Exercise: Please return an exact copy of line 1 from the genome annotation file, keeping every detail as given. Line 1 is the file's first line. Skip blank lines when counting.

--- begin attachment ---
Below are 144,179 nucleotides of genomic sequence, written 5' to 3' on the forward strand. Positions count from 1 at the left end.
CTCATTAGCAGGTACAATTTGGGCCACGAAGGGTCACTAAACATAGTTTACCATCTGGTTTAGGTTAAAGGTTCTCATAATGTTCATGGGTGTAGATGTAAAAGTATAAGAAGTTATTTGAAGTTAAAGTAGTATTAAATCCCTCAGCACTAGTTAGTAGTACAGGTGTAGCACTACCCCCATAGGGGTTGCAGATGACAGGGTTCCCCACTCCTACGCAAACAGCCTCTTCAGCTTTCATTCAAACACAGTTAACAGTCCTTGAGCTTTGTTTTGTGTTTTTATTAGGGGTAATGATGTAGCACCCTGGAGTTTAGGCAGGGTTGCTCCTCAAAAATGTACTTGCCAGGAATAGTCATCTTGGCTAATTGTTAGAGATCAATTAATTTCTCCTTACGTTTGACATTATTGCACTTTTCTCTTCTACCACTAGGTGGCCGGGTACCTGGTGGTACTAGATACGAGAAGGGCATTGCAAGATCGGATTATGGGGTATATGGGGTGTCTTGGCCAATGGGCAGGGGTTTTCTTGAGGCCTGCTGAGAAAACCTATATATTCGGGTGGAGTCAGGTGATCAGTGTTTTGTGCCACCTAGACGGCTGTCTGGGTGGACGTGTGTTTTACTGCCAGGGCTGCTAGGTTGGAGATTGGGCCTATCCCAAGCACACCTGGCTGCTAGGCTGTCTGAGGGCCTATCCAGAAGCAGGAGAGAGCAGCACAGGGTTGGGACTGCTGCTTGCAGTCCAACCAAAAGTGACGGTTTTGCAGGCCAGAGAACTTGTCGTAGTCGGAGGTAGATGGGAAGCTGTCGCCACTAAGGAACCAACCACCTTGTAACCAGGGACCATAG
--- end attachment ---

Below are 144,179 nucleotides of genomic sequence, written 5' to 3' on the forward strand. Positions count from 1 at the left end.